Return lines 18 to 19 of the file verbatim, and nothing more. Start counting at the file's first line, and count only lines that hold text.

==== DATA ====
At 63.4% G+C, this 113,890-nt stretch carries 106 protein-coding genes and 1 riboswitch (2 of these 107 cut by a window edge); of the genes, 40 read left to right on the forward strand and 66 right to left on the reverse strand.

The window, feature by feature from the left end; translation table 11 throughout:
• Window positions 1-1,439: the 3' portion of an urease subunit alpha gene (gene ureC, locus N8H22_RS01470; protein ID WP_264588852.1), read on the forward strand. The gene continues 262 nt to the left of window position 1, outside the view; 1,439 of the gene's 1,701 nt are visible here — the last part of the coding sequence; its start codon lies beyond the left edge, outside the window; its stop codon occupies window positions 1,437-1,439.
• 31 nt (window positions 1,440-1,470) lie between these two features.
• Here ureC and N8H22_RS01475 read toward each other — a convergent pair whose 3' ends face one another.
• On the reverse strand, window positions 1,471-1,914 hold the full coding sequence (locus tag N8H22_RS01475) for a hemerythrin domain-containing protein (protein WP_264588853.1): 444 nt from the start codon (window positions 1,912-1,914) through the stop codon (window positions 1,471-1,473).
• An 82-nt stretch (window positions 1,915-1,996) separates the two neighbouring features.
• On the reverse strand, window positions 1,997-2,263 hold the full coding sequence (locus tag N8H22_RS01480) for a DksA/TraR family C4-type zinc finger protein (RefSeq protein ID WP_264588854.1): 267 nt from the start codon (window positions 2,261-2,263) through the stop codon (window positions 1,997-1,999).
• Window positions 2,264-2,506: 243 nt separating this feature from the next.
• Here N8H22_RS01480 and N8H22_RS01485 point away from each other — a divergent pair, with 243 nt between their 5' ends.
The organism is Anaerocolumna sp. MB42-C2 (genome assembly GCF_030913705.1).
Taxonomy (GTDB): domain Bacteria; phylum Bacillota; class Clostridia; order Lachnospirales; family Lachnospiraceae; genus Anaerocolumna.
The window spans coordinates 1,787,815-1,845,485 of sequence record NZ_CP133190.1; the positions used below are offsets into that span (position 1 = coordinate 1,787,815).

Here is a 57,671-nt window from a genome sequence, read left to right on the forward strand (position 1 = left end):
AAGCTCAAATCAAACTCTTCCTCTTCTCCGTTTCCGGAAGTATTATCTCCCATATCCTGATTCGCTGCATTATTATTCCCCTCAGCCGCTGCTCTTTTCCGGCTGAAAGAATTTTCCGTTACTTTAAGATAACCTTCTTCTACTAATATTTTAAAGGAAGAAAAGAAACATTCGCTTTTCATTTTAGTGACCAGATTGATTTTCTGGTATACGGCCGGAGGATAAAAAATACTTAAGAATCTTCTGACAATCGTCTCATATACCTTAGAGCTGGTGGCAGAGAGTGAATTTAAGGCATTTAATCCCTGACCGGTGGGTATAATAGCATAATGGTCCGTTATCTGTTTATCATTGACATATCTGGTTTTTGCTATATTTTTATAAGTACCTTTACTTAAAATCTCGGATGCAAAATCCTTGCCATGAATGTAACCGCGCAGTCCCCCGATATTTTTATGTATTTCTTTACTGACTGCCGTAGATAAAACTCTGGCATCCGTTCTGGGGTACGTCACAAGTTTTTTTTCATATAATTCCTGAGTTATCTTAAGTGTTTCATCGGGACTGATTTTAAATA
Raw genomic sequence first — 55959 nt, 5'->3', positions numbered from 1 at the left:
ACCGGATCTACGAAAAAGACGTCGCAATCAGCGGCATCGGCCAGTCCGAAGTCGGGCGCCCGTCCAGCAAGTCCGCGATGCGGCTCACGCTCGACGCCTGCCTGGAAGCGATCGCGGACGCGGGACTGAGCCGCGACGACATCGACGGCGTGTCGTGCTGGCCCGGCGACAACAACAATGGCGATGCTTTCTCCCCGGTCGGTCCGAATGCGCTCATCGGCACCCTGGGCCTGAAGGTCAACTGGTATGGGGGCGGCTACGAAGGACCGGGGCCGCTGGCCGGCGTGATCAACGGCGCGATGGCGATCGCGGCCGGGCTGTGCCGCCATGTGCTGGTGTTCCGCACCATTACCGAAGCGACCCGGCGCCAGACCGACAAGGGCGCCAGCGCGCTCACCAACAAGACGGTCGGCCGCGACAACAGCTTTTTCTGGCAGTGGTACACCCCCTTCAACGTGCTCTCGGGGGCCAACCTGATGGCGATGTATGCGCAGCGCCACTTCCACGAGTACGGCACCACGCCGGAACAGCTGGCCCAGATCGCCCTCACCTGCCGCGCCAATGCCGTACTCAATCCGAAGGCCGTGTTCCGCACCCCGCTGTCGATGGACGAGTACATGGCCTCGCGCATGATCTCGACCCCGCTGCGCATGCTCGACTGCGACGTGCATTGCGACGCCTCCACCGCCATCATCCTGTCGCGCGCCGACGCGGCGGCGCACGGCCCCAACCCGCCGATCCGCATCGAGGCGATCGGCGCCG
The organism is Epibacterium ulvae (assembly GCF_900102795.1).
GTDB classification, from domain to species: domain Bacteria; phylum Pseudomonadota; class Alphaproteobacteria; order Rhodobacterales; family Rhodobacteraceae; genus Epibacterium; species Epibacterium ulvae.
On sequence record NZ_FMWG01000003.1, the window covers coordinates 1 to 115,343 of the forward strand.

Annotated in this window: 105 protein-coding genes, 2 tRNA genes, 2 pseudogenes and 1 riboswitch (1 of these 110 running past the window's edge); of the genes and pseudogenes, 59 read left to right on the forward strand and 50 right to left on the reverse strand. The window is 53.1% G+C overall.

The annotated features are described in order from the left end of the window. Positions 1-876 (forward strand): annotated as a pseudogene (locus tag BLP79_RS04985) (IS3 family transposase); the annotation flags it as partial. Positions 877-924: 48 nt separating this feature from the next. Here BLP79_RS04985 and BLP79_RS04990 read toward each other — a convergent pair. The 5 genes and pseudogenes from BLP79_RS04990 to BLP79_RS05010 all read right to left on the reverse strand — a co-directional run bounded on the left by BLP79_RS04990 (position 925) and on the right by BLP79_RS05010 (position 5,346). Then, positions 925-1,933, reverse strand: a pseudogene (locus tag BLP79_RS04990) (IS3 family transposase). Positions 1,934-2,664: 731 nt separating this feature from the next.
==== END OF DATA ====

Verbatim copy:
The organism is Epibacterium ulvae (assembly GCF_900102795.1).
GTDB classification, from domain to species: domain Bacteria; phylum Pseudomonadota; class Alphaproteobacteria; order Rhodobacterales; family Rhodobacteraceae; genus Epibacterium; species Epibacterium ulvae.